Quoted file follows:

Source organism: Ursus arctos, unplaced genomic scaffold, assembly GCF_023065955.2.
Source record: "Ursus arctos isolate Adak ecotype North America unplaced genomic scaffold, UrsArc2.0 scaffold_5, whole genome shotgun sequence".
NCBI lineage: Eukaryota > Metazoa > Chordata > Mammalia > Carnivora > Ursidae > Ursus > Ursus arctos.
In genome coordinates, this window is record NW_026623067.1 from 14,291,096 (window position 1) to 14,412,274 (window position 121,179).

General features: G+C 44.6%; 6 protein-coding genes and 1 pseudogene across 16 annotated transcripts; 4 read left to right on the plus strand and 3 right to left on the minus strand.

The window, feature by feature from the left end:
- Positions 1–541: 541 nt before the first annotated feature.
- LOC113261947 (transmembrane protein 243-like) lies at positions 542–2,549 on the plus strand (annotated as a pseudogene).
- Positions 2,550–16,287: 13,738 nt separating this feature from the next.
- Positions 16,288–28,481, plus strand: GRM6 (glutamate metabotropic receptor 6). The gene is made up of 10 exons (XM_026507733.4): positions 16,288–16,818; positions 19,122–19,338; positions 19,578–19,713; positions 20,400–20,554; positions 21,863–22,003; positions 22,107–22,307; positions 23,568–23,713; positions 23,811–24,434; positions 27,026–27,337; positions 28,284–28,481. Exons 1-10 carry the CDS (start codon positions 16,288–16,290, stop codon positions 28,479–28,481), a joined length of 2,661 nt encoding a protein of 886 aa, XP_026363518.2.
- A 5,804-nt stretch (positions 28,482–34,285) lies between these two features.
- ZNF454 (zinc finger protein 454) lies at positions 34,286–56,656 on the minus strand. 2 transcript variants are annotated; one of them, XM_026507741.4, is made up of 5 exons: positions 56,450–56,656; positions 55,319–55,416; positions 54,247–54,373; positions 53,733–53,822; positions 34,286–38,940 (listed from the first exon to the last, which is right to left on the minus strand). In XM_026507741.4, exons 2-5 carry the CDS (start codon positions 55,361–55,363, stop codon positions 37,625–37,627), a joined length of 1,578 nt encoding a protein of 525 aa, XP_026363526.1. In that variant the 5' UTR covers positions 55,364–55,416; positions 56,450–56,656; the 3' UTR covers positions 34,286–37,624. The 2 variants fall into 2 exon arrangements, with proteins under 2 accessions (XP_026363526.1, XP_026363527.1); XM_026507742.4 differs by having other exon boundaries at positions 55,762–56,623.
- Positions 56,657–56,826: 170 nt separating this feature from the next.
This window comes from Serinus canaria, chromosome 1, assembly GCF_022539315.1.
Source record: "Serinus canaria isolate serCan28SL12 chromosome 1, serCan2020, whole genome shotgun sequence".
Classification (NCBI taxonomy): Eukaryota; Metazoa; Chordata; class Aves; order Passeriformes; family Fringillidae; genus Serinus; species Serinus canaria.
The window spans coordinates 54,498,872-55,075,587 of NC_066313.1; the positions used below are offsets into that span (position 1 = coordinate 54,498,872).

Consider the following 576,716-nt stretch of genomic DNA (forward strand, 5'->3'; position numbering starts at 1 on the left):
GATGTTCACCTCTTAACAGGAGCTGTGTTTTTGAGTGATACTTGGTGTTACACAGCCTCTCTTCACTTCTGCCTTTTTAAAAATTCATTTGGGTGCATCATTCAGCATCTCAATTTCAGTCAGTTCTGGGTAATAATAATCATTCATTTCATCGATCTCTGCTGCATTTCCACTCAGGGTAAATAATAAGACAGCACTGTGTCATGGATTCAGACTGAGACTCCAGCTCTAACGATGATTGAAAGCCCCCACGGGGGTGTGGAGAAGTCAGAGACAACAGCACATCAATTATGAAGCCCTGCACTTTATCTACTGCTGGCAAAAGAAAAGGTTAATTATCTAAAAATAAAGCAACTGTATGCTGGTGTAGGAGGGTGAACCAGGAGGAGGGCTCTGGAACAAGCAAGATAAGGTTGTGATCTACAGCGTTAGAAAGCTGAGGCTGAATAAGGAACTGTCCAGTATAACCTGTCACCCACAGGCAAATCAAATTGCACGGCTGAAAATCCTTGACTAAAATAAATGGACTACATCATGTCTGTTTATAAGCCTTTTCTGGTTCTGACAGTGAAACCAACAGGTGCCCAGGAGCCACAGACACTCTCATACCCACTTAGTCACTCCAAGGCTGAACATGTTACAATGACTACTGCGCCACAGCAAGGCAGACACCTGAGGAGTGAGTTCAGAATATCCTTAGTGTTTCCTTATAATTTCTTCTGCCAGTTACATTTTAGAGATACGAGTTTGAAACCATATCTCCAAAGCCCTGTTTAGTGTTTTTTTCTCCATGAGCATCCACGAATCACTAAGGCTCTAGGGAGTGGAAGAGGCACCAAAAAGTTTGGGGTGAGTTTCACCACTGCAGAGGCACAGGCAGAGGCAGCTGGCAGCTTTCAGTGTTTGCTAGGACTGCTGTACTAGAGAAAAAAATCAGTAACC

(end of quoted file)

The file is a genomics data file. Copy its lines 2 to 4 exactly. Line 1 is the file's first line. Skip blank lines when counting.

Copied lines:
Source record: "Ursus arctos isolate Adak ecotype North America unplaced genomic scaffold, UrsArc2.0 scaffold_5, whole genome shotgun sequence".
NCBI lineage: Eukaryota > Metazoa > Chordata > Mammalia > Carnivora > Ursidae > Ursus > Ursus arctos.
In genome coordinates, this window is record NW_026623067.1 from 14,291,096 (window position 1) to 14,412,274 (window position 121,179).